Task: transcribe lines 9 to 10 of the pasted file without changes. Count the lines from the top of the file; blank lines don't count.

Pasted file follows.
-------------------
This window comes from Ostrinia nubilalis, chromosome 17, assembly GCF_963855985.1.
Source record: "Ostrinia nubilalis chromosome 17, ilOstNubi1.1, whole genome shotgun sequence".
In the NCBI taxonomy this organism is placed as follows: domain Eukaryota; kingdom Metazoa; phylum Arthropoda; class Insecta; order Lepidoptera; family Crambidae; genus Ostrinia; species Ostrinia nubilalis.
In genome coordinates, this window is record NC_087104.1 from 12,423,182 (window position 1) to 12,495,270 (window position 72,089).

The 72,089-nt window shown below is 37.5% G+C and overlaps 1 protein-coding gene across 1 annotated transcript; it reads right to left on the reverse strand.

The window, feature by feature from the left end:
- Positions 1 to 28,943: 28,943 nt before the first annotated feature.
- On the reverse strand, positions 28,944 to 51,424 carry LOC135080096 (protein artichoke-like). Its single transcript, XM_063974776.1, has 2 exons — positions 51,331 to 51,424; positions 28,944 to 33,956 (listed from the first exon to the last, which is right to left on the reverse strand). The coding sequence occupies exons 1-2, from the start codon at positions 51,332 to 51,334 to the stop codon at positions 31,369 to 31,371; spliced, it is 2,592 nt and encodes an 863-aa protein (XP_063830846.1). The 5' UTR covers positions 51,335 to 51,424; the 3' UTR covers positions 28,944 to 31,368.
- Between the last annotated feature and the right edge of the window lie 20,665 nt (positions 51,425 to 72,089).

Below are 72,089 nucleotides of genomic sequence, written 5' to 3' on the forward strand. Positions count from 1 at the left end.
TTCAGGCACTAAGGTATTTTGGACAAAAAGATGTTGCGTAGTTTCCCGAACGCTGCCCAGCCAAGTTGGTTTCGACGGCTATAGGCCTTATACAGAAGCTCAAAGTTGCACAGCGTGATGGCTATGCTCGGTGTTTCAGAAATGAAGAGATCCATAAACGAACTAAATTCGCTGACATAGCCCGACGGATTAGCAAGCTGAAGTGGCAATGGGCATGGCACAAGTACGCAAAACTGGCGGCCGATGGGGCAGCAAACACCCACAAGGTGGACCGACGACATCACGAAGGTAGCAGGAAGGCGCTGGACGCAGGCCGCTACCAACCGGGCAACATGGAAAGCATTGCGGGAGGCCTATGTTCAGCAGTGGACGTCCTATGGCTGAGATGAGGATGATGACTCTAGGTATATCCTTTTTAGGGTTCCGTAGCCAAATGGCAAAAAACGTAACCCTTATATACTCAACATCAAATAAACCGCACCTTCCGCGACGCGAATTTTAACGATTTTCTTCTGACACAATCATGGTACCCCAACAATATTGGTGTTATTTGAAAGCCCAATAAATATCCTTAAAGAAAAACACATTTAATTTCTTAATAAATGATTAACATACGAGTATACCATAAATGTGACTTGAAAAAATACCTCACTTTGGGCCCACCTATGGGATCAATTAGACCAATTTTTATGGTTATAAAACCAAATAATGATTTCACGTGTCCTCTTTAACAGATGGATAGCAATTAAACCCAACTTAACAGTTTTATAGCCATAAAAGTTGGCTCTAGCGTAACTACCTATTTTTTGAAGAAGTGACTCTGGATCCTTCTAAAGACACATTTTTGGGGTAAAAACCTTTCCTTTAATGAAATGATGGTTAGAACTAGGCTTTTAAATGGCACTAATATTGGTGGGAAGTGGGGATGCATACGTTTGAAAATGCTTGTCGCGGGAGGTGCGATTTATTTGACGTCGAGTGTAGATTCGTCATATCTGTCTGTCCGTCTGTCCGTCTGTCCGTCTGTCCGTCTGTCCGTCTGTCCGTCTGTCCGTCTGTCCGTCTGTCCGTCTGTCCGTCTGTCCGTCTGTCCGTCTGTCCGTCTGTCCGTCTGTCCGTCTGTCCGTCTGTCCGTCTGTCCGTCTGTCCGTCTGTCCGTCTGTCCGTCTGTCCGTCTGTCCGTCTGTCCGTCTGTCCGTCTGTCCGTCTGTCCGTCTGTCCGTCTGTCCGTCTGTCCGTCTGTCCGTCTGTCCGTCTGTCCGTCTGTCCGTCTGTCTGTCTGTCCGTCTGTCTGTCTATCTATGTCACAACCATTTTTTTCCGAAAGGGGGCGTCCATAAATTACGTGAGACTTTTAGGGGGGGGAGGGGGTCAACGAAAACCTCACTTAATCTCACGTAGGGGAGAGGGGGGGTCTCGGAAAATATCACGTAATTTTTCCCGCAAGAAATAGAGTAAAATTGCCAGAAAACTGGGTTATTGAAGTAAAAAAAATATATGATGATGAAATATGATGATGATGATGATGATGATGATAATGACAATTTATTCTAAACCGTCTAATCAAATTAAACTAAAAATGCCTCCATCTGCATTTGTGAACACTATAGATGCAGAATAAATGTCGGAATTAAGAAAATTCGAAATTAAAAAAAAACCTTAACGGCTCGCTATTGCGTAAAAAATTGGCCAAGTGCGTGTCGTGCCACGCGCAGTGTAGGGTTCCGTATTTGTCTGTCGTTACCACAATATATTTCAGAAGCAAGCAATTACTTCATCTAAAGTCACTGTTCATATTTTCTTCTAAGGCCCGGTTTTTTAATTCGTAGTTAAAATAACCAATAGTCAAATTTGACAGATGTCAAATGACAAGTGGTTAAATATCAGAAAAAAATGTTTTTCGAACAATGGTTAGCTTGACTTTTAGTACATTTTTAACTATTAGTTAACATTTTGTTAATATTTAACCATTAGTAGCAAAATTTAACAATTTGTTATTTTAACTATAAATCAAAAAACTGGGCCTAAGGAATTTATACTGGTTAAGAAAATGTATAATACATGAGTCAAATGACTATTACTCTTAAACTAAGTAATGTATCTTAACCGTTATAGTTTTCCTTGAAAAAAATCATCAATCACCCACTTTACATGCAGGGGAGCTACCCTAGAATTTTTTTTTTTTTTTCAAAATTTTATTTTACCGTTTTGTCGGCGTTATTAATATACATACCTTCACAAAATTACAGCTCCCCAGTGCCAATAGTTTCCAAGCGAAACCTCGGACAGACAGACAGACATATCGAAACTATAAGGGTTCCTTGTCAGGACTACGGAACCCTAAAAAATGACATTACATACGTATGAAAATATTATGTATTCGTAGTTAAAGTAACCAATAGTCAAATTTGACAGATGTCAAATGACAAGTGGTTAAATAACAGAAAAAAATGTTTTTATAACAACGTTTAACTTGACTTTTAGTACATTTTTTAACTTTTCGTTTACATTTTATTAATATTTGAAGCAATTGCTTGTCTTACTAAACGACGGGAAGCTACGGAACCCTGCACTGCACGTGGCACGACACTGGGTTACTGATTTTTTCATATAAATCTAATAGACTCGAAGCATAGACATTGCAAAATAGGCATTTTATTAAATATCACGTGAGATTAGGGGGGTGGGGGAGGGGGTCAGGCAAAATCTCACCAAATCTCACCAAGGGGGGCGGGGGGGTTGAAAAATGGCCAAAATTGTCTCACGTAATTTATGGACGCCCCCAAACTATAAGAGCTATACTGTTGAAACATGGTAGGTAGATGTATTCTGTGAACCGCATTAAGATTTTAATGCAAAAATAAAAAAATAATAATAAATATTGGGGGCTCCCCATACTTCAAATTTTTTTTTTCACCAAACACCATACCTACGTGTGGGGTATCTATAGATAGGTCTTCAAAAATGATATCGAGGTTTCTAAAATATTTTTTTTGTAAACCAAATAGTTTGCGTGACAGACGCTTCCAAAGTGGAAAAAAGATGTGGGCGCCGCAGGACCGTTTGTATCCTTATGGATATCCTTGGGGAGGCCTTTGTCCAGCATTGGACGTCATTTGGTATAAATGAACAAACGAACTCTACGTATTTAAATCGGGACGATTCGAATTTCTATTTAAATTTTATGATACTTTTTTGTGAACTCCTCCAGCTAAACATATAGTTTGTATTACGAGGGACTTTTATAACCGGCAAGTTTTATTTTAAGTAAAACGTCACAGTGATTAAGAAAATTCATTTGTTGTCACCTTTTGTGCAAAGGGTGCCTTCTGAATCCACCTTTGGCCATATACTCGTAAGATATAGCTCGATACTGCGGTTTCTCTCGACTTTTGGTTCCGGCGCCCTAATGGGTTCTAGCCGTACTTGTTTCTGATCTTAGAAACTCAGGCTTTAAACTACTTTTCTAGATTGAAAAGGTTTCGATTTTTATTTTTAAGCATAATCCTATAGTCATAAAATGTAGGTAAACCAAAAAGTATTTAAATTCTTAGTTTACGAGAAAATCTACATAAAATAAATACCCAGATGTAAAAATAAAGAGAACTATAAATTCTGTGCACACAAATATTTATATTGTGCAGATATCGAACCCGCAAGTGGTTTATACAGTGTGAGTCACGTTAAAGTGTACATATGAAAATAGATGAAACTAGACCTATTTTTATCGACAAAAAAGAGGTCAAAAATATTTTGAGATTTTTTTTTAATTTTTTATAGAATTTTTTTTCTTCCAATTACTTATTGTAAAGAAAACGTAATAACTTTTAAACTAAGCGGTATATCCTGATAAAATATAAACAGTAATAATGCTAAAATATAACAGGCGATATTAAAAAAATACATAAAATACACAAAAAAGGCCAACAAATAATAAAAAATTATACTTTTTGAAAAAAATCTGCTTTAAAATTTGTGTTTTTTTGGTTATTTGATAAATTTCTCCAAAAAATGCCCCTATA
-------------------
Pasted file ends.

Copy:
- Between the last annotated feature and the right edge of the window lie 20,665 nt (positions 51,425 to 72,089).

Below are 72,089 nucleotides of genomic sequence, written 5' to 3' on the forward strand. Positions count from 1 at the left end.